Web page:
“We had dermatologist recommendations, and the product itself was great,” she said. “The issue was supply chain. I didn’t understand the importance of making sure the end user had easy access to it.”
She recalls putting the product on Amazon in the early 2000s, long before anyone was actually purchasing products on the online retail giant.
Although it was a cutting-edge idea at the time, it wasn’t how people bought products.
“That was a lesson in supply chain,” she said. “You have to understand your customers’ buying habits.”
Carter had to give up on Universal Color Cosmetics after about five years, but her knowledge and lessons learned from her first business venture proved invaluable as she started her next.
Getting it Right
Leveraging relationships she developed in the healthcare supply chain industry, Carter started a new company, this time transitioning from beauty products to healthcare.
“People often wonder how I went from fashion, to cosmetics, to healthcare, and it was all organic,” said Carter. “It was never about love for a particular industry; it’s the love I have for business. The love for solving a problem, creating a product from inception to branding/development, and getting it to end users.”
Carter started with marketing and business development for the design and engineering of cleanrooms, which are sterile environments for pharmaceutical compounding. The problem she discovered was that healthcare companies needing a better way to find the right supplies for to maintain their cleanrooms.
Enter Carter-Health Disposables.
“Everything I did before this was a stepping stone for my next venture,” said Carter.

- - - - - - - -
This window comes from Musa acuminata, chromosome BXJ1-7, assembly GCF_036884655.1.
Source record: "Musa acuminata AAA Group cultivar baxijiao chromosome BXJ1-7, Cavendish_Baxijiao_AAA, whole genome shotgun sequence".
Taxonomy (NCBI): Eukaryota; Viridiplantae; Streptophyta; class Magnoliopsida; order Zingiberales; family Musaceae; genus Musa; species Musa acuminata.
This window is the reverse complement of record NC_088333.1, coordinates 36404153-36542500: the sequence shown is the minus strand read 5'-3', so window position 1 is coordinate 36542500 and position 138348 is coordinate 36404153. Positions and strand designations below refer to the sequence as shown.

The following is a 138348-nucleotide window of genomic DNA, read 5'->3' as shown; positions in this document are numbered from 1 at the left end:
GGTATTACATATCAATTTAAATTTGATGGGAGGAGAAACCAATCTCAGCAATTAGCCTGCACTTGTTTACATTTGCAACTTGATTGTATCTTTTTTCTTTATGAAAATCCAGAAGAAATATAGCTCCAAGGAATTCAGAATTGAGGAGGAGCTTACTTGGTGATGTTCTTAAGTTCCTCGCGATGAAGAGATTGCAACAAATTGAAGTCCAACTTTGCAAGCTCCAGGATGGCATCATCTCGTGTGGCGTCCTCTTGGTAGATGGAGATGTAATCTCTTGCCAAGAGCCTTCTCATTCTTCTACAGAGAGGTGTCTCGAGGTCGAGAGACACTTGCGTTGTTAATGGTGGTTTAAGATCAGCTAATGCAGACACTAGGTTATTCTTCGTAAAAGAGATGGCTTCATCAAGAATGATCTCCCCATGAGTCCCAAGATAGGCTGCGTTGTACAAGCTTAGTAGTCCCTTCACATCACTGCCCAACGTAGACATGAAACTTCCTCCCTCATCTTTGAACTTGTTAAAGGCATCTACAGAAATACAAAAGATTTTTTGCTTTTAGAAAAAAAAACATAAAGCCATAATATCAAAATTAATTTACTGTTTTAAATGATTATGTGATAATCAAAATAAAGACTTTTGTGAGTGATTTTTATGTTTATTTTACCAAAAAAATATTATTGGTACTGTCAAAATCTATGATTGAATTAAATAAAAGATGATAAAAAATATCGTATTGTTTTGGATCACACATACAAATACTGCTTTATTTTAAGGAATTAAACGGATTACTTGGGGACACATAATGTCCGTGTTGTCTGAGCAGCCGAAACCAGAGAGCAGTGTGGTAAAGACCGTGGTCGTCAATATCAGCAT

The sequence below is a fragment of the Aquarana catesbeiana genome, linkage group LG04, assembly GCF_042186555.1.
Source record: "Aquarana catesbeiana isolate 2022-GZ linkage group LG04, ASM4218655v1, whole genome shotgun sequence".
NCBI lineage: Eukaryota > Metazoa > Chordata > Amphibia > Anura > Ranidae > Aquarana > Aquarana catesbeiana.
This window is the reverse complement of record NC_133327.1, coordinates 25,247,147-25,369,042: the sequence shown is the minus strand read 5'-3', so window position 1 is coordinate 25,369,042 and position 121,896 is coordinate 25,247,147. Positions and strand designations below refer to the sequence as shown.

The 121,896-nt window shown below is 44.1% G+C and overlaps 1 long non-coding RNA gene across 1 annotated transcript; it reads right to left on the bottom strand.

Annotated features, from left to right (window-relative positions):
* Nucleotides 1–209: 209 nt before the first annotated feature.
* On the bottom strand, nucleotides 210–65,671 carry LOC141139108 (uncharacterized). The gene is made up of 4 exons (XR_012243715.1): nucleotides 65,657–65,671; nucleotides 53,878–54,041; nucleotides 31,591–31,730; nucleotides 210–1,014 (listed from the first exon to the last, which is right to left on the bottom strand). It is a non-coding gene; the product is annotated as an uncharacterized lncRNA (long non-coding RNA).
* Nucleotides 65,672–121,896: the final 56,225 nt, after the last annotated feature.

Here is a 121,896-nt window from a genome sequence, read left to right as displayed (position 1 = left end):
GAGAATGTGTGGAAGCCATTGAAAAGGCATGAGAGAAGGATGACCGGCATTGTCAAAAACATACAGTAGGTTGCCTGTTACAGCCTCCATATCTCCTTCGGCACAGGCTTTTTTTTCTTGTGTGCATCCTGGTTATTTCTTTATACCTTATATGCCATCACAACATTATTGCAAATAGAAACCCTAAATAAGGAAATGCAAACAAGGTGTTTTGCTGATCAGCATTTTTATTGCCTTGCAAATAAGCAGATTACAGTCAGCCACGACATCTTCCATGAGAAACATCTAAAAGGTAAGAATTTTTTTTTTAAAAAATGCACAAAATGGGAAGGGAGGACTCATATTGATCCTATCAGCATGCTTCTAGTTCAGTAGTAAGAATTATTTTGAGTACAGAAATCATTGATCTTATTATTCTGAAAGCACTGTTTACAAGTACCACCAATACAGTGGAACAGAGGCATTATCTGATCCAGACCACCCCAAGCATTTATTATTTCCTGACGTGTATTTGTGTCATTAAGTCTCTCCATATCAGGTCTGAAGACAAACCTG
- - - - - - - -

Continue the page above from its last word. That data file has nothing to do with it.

This time, Carter focused heavily on the supply chain aspect of the product.
“Ease of purchase is an incredibly important aspect to how we do business,” she said.
Earning her Crummer MBA is what she describes as “icing on the cake” to building Carter-Health Disposables into a thriving, multi-million dollar business.
“My Crummer MBA made things crystal clear in terms of what I knew and what I didn’t know,” said Carter. “I wasn’t good at finance, accounting and fundraising.”
During her time at Crummer, Carter made her weaknesses strengths, learning about how strong accounting can teach you how certain products are good for you, while other products aren’t.
“Previously, I was always about the product. I thought if the product was great everyone would want it, but that’s not true,” said Carter.
Carter applied the lessons from her first business venture along with her education, creating a business model that makes Carter-Health Disposables a preferred choice over the rest of the competition for many healthcare companies.
“You can’t learn this stuff overnight, and you don’t learn it on your first rodeo,” she said. “We were prepared at the right time, and now our customers know how to get our products the way they want them.”
As the 2020 recipient of the Robert J. Brown Minority Business Enterprise of the Year Award, Carter recalls sitting in a Crummer classroom as a previous winner of the award, human resources company Zero Chaos, presented to her cohort.
She remembers listening to their presentation with enthusiasm, thinking it was unfathomable to reach their level of success one day.
“Just over 10 years later we are celebrating our 10th anniversary, and winning that same award, it is all kind of happening at the same time,” she said.
With a mind always focused on the future, Carter is now focused on making sure Carter-Health Disposables can enjoy another 10 years of profitable business.
“How do we sustain this growth? That’s the big question and the big challenge,” she said. “Now it is making sure our customer mix is diverse, and we are putting innovative ideas to work.”